Monday, 4 September 2017

1967: When Collaroy's unit blocks faced collapse


Above: The Sydney Morning Herald published an aerial shot of the storm swells threatening properties at Collaroy on the front page of the September 7, 1967 edition of the paper.



Manly Beach Erosion September 5 1967 The Sun 1 and 3 (2)

Source: Anonymous. 1967. "Beaches Ruined: Battle to save esplanade, homes". The Sun, September 5, 3.

For many of us, we remember the devestation at Collaroy Beach last year when 10 homes faced collapse at Collaroy when the beachfront was eroded heavily during a storm.

Fifty years ago, homes and unit blocks along the beachfront were threatened with collapse when similar conditions affected the beach over several weeks in August and September of 1967

The worst affected dwellings were just south of Ramsay street. This included the Flightdeck and Shipmates apartment buildings. The foundations were exposed leading to the risk of collapse.
One nearby home, nearly fell into the sea. Fifty years and many storms later, its still standing.

  Collaroy Close up photo September 6 1967 daily mirror 5

Source: Anonymous. 1967. "Fight to Save Homes". The Daily Mirror, September 6, 5.

The battle against nature was won

  Collaroy Beach Erosion September 7 1967 The Sun 2


Source: Anonmonyous. 1967. "The Beach Battle Won: Rock Wall Holds" . The Sun, September 7, 2.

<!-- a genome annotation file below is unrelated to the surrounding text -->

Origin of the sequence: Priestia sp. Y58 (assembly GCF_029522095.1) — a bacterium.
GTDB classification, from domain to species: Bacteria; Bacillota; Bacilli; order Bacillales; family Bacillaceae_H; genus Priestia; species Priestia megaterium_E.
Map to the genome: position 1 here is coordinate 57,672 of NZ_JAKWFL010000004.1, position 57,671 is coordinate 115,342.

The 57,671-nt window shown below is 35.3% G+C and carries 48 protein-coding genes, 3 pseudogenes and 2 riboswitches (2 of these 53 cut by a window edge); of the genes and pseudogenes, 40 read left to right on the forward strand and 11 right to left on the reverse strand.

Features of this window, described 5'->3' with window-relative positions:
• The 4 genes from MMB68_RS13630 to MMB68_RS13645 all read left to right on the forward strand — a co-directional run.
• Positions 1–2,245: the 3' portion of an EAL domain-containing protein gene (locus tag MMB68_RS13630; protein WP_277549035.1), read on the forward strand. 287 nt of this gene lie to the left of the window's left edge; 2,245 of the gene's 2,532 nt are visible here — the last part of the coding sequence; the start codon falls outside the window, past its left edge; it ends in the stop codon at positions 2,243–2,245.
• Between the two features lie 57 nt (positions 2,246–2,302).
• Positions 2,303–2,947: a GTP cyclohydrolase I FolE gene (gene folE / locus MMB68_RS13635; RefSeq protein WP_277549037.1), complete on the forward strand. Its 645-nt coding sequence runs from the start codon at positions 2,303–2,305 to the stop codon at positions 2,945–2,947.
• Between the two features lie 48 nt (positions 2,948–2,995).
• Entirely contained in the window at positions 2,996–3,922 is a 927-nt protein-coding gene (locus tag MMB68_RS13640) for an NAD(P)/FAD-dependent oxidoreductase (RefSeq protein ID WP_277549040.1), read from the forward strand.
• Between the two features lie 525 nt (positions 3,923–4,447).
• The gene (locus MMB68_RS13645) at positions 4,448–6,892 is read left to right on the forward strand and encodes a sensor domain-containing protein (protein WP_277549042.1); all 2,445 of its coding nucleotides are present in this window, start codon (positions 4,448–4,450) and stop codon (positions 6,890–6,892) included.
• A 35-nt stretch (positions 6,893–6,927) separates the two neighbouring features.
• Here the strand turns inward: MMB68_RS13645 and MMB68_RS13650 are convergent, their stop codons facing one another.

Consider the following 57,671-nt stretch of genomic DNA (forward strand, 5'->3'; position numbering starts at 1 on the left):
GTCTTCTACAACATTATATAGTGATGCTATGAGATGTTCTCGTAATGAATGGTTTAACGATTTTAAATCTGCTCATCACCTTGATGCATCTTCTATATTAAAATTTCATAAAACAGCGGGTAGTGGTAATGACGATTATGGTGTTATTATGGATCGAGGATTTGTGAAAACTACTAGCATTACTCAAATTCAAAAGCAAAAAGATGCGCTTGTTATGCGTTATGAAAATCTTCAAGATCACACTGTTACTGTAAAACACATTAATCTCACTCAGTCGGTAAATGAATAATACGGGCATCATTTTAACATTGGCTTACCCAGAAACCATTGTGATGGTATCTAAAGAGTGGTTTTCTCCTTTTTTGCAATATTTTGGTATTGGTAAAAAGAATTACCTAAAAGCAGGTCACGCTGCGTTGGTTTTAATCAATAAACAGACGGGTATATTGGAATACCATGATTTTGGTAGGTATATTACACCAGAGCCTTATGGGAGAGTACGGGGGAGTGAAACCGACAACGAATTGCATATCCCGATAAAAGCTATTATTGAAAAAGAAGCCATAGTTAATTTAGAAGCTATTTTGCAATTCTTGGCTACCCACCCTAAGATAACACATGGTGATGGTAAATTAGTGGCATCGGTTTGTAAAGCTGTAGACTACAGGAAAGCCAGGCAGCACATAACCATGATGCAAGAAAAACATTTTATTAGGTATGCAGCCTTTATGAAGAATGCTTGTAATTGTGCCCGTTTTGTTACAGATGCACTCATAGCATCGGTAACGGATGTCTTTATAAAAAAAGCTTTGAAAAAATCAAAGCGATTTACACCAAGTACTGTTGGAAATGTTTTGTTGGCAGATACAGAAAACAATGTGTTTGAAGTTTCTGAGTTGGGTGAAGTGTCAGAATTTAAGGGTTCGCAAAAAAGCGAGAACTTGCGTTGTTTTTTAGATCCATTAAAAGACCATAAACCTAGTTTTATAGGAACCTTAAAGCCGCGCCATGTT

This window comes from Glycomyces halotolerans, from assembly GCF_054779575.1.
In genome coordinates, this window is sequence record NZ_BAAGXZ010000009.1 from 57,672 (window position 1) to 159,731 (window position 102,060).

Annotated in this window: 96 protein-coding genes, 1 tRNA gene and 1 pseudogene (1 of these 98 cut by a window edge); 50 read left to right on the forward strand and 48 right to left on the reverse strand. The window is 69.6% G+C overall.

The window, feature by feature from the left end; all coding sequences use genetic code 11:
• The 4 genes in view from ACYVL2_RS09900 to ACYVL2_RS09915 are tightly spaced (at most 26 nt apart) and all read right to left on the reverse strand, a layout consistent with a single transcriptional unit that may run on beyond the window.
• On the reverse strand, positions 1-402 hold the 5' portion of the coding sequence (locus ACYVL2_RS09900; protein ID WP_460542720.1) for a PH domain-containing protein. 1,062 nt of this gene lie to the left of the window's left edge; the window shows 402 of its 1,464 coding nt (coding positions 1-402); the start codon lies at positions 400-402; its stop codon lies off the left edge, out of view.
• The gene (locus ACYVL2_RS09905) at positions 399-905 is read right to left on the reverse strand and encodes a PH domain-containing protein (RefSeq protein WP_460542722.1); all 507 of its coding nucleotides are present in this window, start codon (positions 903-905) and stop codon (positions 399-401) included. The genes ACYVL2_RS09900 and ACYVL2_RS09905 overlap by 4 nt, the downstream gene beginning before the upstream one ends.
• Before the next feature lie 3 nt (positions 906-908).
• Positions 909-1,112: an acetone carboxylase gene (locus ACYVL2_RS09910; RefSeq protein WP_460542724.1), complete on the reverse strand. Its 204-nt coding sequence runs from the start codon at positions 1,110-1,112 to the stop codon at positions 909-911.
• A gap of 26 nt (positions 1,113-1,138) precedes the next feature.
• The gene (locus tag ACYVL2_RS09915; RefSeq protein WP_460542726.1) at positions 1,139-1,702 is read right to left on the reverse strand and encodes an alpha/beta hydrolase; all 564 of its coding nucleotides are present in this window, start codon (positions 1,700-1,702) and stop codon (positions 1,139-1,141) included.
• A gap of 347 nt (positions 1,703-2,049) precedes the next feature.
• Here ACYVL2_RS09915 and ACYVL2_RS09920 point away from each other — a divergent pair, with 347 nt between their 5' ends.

People were being warned back then about the loss of beachfront properties which could have occured within a lifetime e.g. fifty years. The beachfront homes are still standing today. However with natural processes, the Collaroy area will eventually subcumb to the sea. 


Collaroy Beach Erosion September 7 1967 The Sun 4

Source: Harrison, T. 1967. "Professor says... All this Will Go! But don't panic, it may take centuries". The Sun, September 7, 4. 

The properties in the affected area in 1967 eventually saw a rock seawall  placed in front their dwellings. This has prevented further erosion and any loss of property. However, it stopped at Ramsay Street. The worst affected properties in last years super storm were located to the immediate north of the street.

Is it worth spending a fortune on beachfront property? Some are prepared to fork out the money, but they do so knowing that the next storm could see their home washed out to sea.

Fortuantely, we have learnt in Sydney and NSW that building right on the foredune of a beach is not good in protecting a beach, but also the damage it can cause to buildings in the event of erosion. Highrise buildings are no longer permitted in beachfront areas that are vulnerable to beach erosion along with restrictions in housing development?

But what about homes built before the laws? One can still build, but bear the risks that the next major storm can bring.